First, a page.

IPR

Reproductive Health and Biology Profile

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In 1975 under the directorship of Dr Jim Else interest was generated in the development of a primate research centre for biomedical research in the country and funding was acquired from the National Institutes of Health (NIH) through the regional primate research centres in the USA (first through Oregon and later Yerkes) and from the World Health Organizations (WHO) Special Programme in Human Reproduction. A proposal by the then Director IPR, Dr Jim Else to World Health Organization (WHO) in 1980, to breed 500 monkeys for biomedical research, was approved, leading to the Government of Kenya allocating land in Oloolua forest in Feb 1981 for this purpose. In April 1983, IPR moved from Tigoni to Oloolua forest and WHO hired consultants for expanding the monkey colony and undertaking research in human reproduction.
The department conducts both basic and applied research aspects of reproductive health including reproductive biology, anatomy and physiology, immunology, pathology and fertility mechanisms.

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These are aimed at understanding both human and non-human reproductive functions and enhancing primate conservation. The research efforts have led to the development of non-human primate models, particularly the baboon, to study specific aspects of reproductive health including contraception, in vitro fertilization, semenology, sexually transmitted infections such as herpes simplex virus that causes cervical cancer. This is as a result of our establishment that phylogenetically, the baboon is closer to humans and therefore a suitable model for testing the safety, efficacy and mechanism of action of contraceptives and new drugs for reproductive diseases and disorders.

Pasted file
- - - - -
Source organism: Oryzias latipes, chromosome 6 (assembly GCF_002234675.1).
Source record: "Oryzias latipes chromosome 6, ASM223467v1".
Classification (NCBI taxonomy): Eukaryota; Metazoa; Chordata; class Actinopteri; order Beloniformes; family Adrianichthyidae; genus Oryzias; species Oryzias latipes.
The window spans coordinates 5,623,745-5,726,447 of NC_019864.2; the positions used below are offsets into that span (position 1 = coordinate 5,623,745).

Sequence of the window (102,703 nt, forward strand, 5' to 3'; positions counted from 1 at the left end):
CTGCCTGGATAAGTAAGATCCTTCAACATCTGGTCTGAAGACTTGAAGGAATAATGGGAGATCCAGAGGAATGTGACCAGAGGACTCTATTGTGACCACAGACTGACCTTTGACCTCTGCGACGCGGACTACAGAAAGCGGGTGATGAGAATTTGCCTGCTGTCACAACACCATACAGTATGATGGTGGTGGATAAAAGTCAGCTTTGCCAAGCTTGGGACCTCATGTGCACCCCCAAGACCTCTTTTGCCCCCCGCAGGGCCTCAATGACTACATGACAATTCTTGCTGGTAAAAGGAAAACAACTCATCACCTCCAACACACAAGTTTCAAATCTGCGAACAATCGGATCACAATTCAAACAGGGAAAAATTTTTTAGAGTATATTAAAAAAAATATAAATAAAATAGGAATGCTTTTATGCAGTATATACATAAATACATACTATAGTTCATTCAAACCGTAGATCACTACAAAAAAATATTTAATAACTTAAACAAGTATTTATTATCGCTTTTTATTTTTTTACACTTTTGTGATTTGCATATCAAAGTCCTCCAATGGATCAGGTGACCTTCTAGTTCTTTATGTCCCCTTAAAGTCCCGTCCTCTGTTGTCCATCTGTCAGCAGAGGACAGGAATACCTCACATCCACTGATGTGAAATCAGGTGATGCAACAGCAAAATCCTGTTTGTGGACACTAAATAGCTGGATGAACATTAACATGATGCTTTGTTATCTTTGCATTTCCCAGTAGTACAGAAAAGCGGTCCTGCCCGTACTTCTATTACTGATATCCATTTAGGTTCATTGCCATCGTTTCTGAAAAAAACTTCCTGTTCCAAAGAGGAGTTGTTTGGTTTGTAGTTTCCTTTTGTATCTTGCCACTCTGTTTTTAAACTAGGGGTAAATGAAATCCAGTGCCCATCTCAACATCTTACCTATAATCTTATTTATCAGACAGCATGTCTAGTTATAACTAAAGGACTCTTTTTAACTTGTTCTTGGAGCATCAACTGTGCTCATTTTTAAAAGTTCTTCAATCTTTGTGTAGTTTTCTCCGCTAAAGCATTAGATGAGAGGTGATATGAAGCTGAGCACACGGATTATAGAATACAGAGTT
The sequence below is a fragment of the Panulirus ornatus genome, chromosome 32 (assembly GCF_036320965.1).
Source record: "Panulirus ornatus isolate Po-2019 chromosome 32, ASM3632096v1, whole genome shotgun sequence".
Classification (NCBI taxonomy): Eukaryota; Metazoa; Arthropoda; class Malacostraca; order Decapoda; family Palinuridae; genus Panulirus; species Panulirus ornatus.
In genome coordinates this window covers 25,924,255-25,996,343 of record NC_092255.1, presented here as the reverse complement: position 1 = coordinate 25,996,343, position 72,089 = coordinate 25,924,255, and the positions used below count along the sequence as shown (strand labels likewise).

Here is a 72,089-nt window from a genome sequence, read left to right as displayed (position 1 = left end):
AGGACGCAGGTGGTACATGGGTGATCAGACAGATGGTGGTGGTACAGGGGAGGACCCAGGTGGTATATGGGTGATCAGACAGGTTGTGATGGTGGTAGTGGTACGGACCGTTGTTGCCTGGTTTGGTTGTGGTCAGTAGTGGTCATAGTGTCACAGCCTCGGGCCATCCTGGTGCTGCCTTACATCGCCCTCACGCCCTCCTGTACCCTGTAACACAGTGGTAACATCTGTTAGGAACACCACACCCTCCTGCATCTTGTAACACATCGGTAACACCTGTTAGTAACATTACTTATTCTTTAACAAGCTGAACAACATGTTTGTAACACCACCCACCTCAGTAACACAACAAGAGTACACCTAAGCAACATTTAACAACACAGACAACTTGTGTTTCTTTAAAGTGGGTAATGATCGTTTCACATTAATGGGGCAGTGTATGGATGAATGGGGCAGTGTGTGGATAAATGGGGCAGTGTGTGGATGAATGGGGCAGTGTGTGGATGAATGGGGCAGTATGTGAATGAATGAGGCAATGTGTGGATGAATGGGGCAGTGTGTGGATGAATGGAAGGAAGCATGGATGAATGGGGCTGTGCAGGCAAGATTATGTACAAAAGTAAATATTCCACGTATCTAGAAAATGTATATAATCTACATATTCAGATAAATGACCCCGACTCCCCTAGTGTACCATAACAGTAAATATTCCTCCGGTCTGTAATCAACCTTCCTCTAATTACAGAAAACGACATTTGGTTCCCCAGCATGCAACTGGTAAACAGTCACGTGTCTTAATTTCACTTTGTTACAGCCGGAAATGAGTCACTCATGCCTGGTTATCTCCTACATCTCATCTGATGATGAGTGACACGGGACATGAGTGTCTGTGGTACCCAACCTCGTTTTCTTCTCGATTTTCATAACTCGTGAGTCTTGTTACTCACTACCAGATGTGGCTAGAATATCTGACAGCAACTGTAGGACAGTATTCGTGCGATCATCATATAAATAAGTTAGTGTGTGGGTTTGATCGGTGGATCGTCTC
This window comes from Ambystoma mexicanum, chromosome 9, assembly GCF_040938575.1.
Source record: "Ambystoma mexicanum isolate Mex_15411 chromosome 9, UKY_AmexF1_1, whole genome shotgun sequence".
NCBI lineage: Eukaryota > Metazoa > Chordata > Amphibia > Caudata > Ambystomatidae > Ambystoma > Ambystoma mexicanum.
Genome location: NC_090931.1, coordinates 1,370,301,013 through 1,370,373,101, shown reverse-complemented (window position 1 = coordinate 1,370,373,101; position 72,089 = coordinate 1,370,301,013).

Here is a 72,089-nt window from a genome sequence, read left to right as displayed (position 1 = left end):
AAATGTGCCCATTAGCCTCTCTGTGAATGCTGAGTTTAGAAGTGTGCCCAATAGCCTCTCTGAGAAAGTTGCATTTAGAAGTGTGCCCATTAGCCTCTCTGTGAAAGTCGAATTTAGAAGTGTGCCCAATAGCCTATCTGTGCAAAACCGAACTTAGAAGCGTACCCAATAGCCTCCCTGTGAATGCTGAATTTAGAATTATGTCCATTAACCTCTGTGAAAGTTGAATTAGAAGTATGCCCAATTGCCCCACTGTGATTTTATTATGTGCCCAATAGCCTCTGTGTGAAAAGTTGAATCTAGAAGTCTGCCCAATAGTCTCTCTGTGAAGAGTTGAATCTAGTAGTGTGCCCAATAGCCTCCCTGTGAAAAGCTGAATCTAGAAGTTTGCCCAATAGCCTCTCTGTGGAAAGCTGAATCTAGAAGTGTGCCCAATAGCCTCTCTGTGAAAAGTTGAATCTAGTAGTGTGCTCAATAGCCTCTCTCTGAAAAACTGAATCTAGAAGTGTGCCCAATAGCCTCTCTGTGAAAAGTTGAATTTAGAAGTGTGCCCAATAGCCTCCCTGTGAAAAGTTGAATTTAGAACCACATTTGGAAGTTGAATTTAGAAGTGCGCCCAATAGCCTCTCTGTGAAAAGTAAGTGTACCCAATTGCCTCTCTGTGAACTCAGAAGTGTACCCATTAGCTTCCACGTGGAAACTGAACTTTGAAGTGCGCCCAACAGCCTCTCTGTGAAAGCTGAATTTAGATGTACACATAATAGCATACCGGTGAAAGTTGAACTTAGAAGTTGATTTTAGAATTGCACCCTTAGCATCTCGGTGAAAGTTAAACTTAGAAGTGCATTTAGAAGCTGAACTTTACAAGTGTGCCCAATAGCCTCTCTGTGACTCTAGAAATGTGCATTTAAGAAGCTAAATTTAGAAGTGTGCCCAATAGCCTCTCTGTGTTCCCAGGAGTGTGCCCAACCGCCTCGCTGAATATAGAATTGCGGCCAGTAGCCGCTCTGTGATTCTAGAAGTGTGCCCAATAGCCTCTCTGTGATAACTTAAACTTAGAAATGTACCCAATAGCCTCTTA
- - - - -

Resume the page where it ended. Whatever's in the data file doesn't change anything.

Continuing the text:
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OUR RESEARCH PUBLICATIONS

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IPR

HEAD OF DEPARTMENT

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Name: Dr. Jael Apondi Obiero
Title: Head of Department
Academic Qualifications: BSc: B.Ed Science (Bot/Zoo), Egerton University, MSc: Mammalian Physiology (UoN), PhD: Medical Microbiology (UoN)
Area of Expertise: Infectious Diseases of reproductive Health, Contraceptive Research, Systematic Reviews and meta-analysis, Vaginal and Gut Microbiota, Antimicrobial resistance, Bacteriology & Molecular Biology

Reproductive Health and Biology

SCIENTISTS PROFILE

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Reproductive Health and Biology

DEPARTMENTAL NEWS

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he presence of a transposable element might explain how humans and our great ape cousins lost our tails about 25 million years ago. 

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